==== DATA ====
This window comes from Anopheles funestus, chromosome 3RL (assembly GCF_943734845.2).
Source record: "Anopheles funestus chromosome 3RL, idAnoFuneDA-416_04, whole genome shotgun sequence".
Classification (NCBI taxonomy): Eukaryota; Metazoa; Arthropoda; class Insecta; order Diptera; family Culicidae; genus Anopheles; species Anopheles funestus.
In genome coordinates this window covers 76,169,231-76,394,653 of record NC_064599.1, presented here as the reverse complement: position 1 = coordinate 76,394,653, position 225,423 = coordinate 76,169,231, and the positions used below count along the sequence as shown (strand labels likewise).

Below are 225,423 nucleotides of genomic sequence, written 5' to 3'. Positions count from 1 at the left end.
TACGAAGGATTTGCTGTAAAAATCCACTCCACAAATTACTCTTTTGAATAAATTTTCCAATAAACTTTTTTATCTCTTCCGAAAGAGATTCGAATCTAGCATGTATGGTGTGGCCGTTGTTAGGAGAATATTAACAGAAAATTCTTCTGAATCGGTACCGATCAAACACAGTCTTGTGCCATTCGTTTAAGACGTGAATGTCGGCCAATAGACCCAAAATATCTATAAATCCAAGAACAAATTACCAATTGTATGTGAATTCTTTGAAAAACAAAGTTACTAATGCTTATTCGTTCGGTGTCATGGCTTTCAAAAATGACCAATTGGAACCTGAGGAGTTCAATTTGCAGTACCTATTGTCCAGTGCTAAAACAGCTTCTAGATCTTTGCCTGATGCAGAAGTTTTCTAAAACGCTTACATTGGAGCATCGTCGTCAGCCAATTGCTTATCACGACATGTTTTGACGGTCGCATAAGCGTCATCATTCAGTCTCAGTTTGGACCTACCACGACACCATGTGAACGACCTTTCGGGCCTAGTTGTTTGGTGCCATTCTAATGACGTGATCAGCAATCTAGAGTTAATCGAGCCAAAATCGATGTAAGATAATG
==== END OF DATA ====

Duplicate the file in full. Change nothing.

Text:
This window comes from Anopheles funestus, chromosome 3RL (assembly GCF_943734845.2).
Source record: "Anopheles funestus chromosome 3RL, idAnoFuneDA-416_04, whole genome shotgun sequence".
Classification (NCBI taxonomy): Eukaryota; Metazoa; Arthropoda; class Insecta; order Diptera; family Culicidae; genus Anopheles; species Anopheles funestus.
In genome coordinates this window covers 76,169,231-76,394,653 of record NC_064599.1, presented here as the reverse complement: position 1 = coordinate 76,394,653, position 225,423 = coordinate 76,169,231, and the positions used below count along the sequence as shown (strand labels likewise).

Below are 225,423 nucleotides of genomic sequence, written 5' to 3'. Positions count from 1 at the left end.
TACGAAGGATTTGCTGTAAAAATCCACTCCACAAATTACTCTTTTGAATAAATTTTCCAATAAACTTTTTTATCTCTTCCGAAAGAGATTCGAATCTAGCATGTATGGTGTGGCCGTTGTTAGGAGAATATTAACAGAAAATTCTTCTGAATCGGTACCGATCAAACACAGTCTTGTGCCATTCGTTTAAGACGTGAATGTCGGCCAATAGACCCAAAATATCTATAAATCCAAGAACAAATTACCAATTGTATGTGAATTCTTTGAAAAACAAAGTTACTAATGCTTATTCGTTCGGTGTCATGGCTTTCAAAAATGACCAATTGGAACCTGAGGAGTTCAATTTGCAGTACCTATTGTCCAGTGCTAAAACAGCTTCTAGATCTTTGCCTGATGCAGAAGTTTTCTAAAACGCTTACATTGGAGCATCGTCGTCAGCCAATTGCTTATCACGACATGTTTTGACGGTCGCATAAGCGTCATCATTCAGTCTCAGTTTGGACCTACCACGACACCATGTGAACGACCTTTCGGGCCTAGTTGTTTGGTGCCATTCTAATGACGTGATCAGCAATCTAGAGTTAATCGAGCCAAAATCGATGTAAGATAATG